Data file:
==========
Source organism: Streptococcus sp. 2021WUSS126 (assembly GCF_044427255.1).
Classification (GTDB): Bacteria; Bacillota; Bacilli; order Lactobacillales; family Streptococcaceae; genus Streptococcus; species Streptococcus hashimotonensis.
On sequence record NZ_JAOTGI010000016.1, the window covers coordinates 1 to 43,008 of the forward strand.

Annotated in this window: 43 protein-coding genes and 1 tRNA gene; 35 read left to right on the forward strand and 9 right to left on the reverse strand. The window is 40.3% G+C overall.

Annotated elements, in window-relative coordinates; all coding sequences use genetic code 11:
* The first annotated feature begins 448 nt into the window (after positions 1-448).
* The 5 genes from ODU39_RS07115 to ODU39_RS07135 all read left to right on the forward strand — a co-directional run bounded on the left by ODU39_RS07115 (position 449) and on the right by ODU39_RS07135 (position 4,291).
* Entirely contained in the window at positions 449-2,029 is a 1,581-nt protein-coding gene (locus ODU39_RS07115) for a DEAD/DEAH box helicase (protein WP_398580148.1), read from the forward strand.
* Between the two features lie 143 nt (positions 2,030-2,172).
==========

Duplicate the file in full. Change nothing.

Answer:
Source organism: Streptococcus sp. 2021WUSS126 (assembly GCF_044427255.1).
Classification (GTDB): Bacteria; Bacillota; Bacilli; order Lactobacillales; family Streptococcaceae; genus Streptococcus; species Streptococcus hashimotonensis.
On sequence record NZ_JAOTGI010000016.1, the window covers coordinates 1 to 43,008 of the forward strand.

Annotated in this window: 43 protein-coding genes and 1 tRNA gene; 35 read left to right on the forward strand and 9 right to left on the reverse strand. The window is 40.3% G+C overall.

Annotated elements, in window-relative coordinates; all coding sequences use genetic code 11:
* The first annotated feature begins 448 nt into the window (after positions 1-448).
* The 5 genes from ODU39_RS07115 to ODU39_RS07135 all read left to right on the forward strand — a co-directional run bounded on the left by ODU39_RS07115 (position 449) and on the right by ODU39_RS07135 (position 4,291).
* Entirely contained in the window at positions 449-2,029 is a 1,581-nt protein-coding gene (locus ODU39_RS07115) for a DEAD/DEAH box helicase (protein WP_398580148.1), read from the forward strand.
* Between the two features lie 143 nt (positions 2,030-2,172).